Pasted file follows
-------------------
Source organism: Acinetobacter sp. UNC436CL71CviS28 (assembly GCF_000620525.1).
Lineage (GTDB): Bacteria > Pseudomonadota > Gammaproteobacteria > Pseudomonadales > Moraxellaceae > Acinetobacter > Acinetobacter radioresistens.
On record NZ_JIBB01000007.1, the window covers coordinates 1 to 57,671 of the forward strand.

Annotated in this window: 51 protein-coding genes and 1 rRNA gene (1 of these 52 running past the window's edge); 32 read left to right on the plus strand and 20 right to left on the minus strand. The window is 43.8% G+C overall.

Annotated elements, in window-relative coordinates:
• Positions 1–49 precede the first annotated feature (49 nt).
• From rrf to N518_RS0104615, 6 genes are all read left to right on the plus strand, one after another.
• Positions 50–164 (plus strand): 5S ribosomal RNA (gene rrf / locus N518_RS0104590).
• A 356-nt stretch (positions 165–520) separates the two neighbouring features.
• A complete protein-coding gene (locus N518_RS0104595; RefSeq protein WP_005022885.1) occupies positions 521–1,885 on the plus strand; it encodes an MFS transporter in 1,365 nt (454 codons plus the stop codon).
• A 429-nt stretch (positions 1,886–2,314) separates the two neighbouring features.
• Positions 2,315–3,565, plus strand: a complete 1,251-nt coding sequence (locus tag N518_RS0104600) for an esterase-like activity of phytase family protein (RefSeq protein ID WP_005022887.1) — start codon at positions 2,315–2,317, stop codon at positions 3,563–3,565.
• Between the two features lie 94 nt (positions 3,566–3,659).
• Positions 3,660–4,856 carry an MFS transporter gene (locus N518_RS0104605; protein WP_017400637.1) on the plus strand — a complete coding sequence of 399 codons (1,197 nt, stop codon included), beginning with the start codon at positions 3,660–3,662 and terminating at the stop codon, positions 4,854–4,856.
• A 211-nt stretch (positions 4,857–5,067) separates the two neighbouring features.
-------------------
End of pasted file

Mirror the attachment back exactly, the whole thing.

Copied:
Source organism: Acinetobacter sp. UNC436CL71CviS28 (assembly GCF_000620525.1).
Lineage (GTDB): Bacteria > Pseudomonadota > Gammaproteobacteria > Pseudomonadales > Moraxellaceae > Acinetobacter > Acinetobacter radioresistens.
On record NZ_JIBB01000007.1, the window covers coordinates 1 to 57,671 of the forward strand.

Annotated in this window: 51 protein-coding genes and 1 rRNA gene (1 of these 52 running past the window's edge); 32 read left to right on the plus strand and 20 right to left on the minus strand. The window is 43.8% G+C overall.

Annotated elements, in window-relative coordinates:
• Positions 1–49 precede the first annotated feature (49 nt).
• From rrf to N518_RS0104615, 6 genes are all read left to right on the plus strand, one after another.
• Positions 50–164 (plus strand): 5S ribosomal RNA (gene rrf / locus N518_RS0104590).
• A 356-nt stretch (positions 165–520) separates the two neighbouring features.
• A complete protein-coding gene (locus N518_RS0104595; RefSeq protein WP_005022885.1) occupies positions 521–1,885 on the plus strand; it encodes an MFS transporter in 1,365 nt (454 codons plus the stop codon).
• A 429-nt stretch (positions 1,886–2,314) separates the two neighbouring features.
• Positions 2,315–3,565, plus strand: a complete 1,251-nt coding sequence (locus tag N518_RS0104600) for an esterase-like activity of phytase family protein (RefSeq protein ID WP_005022887.1) — start codon at positions 2,315–2,317, stop codon at positions 3,563–3,565.
• Between the two features lie 94 nt (positions 3,566–3,659).
• Positions 3,660–4,856 carry an MFS transporter gene (locus N518_RS0104605; protein WP_017400637.1) on the plus strand — a complete coding sequence of 399 codons (1,197 nt, stop codon included), beginning with the start codon at positions 3,660–3,662 and terminating at the stop codon, positions 4,854–4,856.
• A 211-nt stretch (positions 4,857–5,067) separates the two neighbouring features.